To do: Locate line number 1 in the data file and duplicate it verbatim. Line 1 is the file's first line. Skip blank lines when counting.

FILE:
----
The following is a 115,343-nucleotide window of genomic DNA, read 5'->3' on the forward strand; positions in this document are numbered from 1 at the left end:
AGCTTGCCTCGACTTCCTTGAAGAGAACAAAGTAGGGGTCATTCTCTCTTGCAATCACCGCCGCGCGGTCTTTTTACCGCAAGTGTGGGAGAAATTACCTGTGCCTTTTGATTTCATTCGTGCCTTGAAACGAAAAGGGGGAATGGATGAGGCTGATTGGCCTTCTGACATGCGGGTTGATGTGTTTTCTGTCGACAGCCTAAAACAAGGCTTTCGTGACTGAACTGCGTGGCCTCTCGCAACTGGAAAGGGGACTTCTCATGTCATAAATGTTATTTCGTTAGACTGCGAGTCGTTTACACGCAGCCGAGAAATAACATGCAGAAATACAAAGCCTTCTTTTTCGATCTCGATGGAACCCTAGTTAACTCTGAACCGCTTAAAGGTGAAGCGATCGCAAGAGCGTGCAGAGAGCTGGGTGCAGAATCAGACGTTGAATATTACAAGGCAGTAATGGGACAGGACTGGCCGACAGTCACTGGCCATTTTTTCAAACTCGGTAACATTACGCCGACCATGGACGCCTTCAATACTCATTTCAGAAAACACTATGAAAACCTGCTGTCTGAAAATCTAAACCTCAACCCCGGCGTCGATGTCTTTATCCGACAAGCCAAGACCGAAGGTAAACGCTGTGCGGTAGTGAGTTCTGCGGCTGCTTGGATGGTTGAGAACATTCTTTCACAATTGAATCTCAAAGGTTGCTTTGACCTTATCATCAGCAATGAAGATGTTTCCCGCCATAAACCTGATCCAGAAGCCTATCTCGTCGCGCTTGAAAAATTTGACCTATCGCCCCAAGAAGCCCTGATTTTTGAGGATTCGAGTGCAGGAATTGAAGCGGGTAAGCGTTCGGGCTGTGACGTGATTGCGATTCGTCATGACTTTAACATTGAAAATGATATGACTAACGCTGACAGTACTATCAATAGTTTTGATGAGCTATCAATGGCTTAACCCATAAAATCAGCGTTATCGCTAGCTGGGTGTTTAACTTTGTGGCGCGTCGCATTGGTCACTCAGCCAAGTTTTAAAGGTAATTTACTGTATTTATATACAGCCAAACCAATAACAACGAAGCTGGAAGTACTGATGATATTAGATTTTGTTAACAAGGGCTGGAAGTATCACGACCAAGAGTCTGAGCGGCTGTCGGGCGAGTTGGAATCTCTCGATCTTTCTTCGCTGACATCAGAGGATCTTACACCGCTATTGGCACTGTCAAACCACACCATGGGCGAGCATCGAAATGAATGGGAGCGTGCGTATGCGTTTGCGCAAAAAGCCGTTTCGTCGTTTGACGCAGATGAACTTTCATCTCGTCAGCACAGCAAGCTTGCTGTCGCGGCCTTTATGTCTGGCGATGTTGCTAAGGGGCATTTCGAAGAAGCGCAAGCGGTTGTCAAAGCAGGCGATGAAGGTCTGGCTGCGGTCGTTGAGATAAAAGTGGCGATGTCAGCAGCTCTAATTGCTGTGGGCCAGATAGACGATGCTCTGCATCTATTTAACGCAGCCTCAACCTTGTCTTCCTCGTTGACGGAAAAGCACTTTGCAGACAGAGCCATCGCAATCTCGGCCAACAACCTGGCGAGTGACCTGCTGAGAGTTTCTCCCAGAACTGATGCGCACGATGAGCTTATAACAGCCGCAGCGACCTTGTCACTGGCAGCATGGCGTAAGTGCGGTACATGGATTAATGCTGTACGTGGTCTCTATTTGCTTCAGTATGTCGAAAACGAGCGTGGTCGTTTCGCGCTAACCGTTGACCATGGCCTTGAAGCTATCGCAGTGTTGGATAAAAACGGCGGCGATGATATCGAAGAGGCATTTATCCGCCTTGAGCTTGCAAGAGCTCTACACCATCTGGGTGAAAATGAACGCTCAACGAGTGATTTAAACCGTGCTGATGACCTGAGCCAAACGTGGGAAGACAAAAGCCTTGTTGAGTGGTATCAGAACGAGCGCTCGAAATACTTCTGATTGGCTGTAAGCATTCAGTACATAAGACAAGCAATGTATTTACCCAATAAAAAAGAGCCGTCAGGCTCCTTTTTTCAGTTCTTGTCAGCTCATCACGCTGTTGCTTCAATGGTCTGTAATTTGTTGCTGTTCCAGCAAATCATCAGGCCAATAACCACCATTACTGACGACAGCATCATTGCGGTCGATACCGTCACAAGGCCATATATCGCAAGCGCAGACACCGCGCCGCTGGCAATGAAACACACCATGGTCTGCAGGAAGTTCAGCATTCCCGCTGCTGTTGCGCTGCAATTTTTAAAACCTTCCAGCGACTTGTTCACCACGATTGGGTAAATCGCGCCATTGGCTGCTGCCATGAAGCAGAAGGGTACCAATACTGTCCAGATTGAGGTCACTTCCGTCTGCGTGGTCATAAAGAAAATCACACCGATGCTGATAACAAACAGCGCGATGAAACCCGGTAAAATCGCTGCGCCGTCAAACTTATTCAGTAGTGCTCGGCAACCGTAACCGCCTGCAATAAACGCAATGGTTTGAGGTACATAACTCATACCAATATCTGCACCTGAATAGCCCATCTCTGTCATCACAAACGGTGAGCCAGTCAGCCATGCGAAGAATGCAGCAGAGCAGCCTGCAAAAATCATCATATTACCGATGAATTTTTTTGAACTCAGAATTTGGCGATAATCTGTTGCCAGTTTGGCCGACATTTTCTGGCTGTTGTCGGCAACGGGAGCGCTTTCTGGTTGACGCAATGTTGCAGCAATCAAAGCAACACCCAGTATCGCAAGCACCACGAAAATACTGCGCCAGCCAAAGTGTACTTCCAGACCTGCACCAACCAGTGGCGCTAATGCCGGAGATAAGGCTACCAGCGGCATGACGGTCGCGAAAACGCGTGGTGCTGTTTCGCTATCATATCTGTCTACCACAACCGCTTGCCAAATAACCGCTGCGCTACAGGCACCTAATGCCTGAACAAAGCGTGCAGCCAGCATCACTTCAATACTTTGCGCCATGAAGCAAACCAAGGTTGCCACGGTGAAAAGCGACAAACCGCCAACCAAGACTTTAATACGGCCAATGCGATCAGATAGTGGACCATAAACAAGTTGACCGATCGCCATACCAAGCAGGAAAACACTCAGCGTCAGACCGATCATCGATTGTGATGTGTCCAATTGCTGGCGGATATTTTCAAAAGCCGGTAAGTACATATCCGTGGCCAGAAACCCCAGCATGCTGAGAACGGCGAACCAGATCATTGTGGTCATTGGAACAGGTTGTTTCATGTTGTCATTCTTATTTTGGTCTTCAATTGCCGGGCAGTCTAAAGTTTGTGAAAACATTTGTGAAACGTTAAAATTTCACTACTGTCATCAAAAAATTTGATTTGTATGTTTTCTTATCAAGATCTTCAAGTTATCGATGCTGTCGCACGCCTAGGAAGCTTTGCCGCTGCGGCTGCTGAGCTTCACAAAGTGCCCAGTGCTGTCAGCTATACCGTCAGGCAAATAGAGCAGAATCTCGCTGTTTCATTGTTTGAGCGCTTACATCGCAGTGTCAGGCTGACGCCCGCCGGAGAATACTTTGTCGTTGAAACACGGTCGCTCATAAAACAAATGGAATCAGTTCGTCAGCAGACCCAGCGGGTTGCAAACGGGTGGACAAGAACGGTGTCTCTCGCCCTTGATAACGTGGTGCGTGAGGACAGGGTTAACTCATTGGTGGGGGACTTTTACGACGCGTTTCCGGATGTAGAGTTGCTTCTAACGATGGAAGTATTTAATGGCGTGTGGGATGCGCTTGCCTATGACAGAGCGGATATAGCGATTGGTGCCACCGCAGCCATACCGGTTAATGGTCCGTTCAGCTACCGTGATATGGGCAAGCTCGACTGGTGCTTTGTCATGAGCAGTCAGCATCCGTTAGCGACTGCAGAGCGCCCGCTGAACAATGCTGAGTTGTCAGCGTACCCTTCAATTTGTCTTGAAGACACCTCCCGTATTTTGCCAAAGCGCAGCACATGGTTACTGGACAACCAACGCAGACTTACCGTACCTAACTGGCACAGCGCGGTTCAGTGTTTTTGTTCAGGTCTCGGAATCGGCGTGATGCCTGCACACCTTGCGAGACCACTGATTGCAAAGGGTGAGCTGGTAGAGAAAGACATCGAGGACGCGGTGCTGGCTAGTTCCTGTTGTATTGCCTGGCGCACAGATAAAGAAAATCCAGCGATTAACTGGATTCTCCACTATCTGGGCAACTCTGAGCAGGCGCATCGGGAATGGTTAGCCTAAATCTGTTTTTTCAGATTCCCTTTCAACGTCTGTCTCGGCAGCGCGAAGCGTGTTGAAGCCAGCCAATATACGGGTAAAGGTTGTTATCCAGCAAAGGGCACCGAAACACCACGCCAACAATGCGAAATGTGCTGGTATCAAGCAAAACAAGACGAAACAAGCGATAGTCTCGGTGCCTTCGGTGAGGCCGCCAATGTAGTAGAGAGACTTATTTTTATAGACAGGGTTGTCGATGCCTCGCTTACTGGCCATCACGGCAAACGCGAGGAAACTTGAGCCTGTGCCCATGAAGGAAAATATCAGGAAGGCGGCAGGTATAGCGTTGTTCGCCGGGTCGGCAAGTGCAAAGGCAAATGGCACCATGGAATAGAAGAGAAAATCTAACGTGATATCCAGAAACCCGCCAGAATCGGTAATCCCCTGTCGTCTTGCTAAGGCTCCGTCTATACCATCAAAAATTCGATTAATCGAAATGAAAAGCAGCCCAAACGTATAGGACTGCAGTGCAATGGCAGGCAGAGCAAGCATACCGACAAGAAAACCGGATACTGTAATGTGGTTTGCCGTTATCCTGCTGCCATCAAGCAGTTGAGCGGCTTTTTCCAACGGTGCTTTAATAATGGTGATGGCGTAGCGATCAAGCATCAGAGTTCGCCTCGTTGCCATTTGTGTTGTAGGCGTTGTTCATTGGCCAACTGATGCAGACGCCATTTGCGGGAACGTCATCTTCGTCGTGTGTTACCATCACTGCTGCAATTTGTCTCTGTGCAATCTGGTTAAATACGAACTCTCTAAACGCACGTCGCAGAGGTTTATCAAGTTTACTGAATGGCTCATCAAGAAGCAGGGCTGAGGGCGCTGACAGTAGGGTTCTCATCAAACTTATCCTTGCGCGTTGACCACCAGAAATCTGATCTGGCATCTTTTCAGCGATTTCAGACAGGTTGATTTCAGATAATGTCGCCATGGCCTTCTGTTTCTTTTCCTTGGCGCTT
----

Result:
The following is a 115,343-nucleotide window of genomic DNA, read 5'->3' on the forward strand; positions in this document are numbered from 1 at the left end: